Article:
Use this URL to cite or link to this record in EThOS: https://ethos.bl.uk/OrderDetails.do?uin=uk.bl.ethos.806681
Title: Evaluation of the Tat export pathway for the production of recombinant proteins in Escherichia coli
Author: Malherbe, Gilles
ISNI:       0000 0004 9351 1335
Awarding Body: University of Kent
Current Institution: University of Kent
Date of Award: 2019
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Abstract:
Recently, the twin-arginine translocation (Tat) pathway has raised interest due to reports of its unique proofreading ability to export correctly folded proteins. However, only a few recombinant proteins fused to an N-terminal Tat signal peptide have been reported to be exported via Tat. The hypothesis for this thesis was to evaluate whether the range of proteins of interest that can be exported by the Tat pathway can be extended by C-terminally fusing them to a natural Tat substrate (NTS). Thus, the NTS would act as a soluble carrier to improve cytoplasmic solubility and facilitate Tat export. Moreover, the CyDisCo technology enabling cytoplasmic formation of disulphide bonds was investigated to reach this goal. Initially, a robust fractionation method was developed to assess protein localisation with due diligence. A panel of NTS and reporter proteins were evaluated for the respective role of the soluble carrier and the protein of interest. None of the selected NTS and only PhoA and hGH of the tested reporter proteins were shown to export specifically via Tat. After the review of the fusion design to use the valid reporter proteins as the soluble carrier, three proteins of interest were expressed with and without the soluble carriers. This fusion strategy did not extend Tat acceptance. Overall, this project confirmed the difficulty to export a recombinant protein via the Tat pathway. Additionally, CyDisCo was demonstrated to improve expression of recombinant proteins but did not form native disulphide bonds. However, this project revealed unexpected export of sfGFP, hGH and FABP4 including the recombinant proteins fused to hGH without a signal peptide. This unidentified translocation mechanism(s) needs further characterisation which can lead to the discovery of a new export pathway(s) and may highlight a promising alternative way to target proteins of interest to the periplasm.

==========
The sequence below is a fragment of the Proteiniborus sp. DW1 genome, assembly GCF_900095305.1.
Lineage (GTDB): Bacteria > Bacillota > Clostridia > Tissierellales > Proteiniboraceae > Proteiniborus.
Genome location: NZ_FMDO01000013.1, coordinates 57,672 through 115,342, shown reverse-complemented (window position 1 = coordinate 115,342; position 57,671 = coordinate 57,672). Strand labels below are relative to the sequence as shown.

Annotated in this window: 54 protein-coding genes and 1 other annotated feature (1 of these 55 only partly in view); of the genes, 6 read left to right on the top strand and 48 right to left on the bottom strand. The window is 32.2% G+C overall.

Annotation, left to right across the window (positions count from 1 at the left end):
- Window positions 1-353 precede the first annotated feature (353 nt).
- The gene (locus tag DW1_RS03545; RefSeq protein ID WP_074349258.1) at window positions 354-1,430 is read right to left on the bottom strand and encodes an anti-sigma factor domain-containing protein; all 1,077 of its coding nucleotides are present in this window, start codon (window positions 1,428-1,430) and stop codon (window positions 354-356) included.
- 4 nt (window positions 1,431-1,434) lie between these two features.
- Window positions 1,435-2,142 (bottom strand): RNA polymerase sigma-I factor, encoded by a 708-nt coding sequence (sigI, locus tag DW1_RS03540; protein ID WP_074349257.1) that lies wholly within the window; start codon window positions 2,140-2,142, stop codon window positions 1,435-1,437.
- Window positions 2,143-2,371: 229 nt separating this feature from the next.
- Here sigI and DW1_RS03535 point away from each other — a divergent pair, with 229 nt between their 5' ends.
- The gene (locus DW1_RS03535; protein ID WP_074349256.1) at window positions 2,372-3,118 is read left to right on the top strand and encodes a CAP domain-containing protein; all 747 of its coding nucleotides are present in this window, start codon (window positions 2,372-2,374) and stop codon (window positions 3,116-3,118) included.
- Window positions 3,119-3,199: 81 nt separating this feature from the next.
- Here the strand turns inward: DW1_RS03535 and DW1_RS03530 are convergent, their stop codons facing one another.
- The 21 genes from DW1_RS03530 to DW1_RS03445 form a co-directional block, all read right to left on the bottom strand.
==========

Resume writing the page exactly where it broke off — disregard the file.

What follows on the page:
Supervisor: Robinson, Colin Sponsor: Not available
Qualification Name: Thesis (Ph.D.) Qualification Level: Doctoral
EThOS ID: uk.bl.ethos.806681  DOI: Not available
Keywords: QH301 Biology
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